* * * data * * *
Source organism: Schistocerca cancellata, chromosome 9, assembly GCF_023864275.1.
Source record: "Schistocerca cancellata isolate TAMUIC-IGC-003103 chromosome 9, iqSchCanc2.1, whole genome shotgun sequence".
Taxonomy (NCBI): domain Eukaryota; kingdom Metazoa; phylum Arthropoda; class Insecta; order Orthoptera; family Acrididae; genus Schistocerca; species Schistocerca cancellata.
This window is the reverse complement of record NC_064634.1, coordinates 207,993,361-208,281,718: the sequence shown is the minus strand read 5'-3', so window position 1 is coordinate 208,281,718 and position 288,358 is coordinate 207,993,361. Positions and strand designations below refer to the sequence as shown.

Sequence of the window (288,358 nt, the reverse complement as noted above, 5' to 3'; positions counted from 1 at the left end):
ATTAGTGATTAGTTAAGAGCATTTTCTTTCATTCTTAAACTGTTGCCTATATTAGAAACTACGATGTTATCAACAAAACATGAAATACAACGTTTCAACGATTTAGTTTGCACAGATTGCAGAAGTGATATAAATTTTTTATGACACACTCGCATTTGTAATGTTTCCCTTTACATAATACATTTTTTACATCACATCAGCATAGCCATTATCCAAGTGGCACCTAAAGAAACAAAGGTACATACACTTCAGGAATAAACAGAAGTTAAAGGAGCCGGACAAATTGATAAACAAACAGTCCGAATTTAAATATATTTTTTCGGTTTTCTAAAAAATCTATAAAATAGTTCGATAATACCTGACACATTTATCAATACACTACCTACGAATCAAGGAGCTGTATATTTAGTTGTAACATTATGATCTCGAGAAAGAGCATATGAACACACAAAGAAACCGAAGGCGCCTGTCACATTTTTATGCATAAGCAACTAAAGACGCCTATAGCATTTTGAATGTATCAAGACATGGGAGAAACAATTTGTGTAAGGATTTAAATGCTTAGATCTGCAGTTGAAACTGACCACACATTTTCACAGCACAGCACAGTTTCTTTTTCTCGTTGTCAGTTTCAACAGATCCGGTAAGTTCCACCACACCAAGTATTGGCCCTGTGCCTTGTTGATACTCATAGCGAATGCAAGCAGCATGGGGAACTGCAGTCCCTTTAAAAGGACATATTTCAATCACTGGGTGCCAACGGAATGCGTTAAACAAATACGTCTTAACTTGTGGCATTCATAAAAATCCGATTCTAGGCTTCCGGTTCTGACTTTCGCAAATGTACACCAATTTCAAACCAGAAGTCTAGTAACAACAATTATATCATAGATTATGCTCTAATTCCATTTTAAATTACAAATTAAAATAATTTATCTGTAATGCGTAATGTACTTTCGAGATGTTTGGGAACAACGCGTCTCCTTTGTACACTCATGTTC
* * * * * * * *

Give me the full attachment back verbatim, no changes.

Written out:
Source organism: Schistocerca cancellata, chromosome 9, assembly GCF_023864275.1.
Source record: "Schistocerca cancellata isolate TAMUIC-IGC-003103 chromosome 9, iqSchCanc2.1, whole genome shotgun sequence".
Taxonomy (NCBI): domain Eukaryota; kingdom Metazoa; phylum Arthropoda; class Insecta; order Orthoptera; family Acrididae; genus Schistocerca; species Schistocerca cancellata.
This window is the reverse complement of record NC_064634.1, coordinates 207,993,361-208,281,718: the sequence shown is the minus strand read 5'-3', so window position 1 is coordinate 208,281,718 and position 288,358 is coordinate 207,993,361. Positions and strand designations below refer to the sequence as shown.

Sequence of the window (288,358 nt, the reverse complement as noted above, 5' to 3'; positions counted from 1 at the left end):
ATTAGTGATTAGTTAAGAGCATTTTCTTTCATTCTTAAACTGTTGCCTATATTAGAAACTACGATGTTATCAACAAAACATGAAATACAACGTTTCAACGATTTAGTTTGCACAGATTGCAGAAGTGATATAAATTTTTTATGACACACTCGCATTTGTAATGTTTCCCTTTACATAATACATTTTTTACATCACATCAGCATAGCCATTATCCAAGTGGCACCTAAAGAAACAAAGGTACATACACTTCAGGAATAAACAGAAGTTAAAGGAGCCGGACAAATTGATAAACAAACAGTCCGAATTTAAATATATTTTTTCGGTTTTCTAAAAAATCTATAAAATAGTTCGATAATACCTGACACATTTATCAATACACTACCTACGAATCAAGGAGCTGTATATTTAGTTGTAACATTATGATCTCGAGAAAGAGCATATGAACACACAAAGAAACCGAAGGCGCCTGTCACATTTTTATGCATAAGCAACTAAAGACGCCTATAGCATTTTGAATGTATCAAGACATGGGAGAAACAATTTGTGTAAGGATTTAAATGCTTAGATCTGCAGTTGAAACTGACCACACATTTTCACAGCACAGCACAGTTTCTTTTTCTCGTTGTCAGTTTCAACAGATCCGGTAAGTTCCACCACACCAAGTATTGGCCCTGTGCCTTGTTGATACTCATAGCGAATGCAAGCAGCATGGGGAACTGCAGTCCCTTTAAAAGGACATATTTCAATCACTGGGTGCCAACGGAATGCGTTAAACAAATACGTCTTAACTTGTGGCATTCATAAAAATCCGATTCTAGGCTTCCGGTTCTGACTTTCGCAAATGTACACCAATTTCAAACCAGAAGTCTAGTAACAACAATTATATCATAGATTATGCTCTAATTCCATTTTAAATTACAAATTAAAATAATTTATCTGTAATGCGTAATGTACTTTCGAGATGTTTGGGAACAACGCGTCTCCTTTGTACACTCATGTTC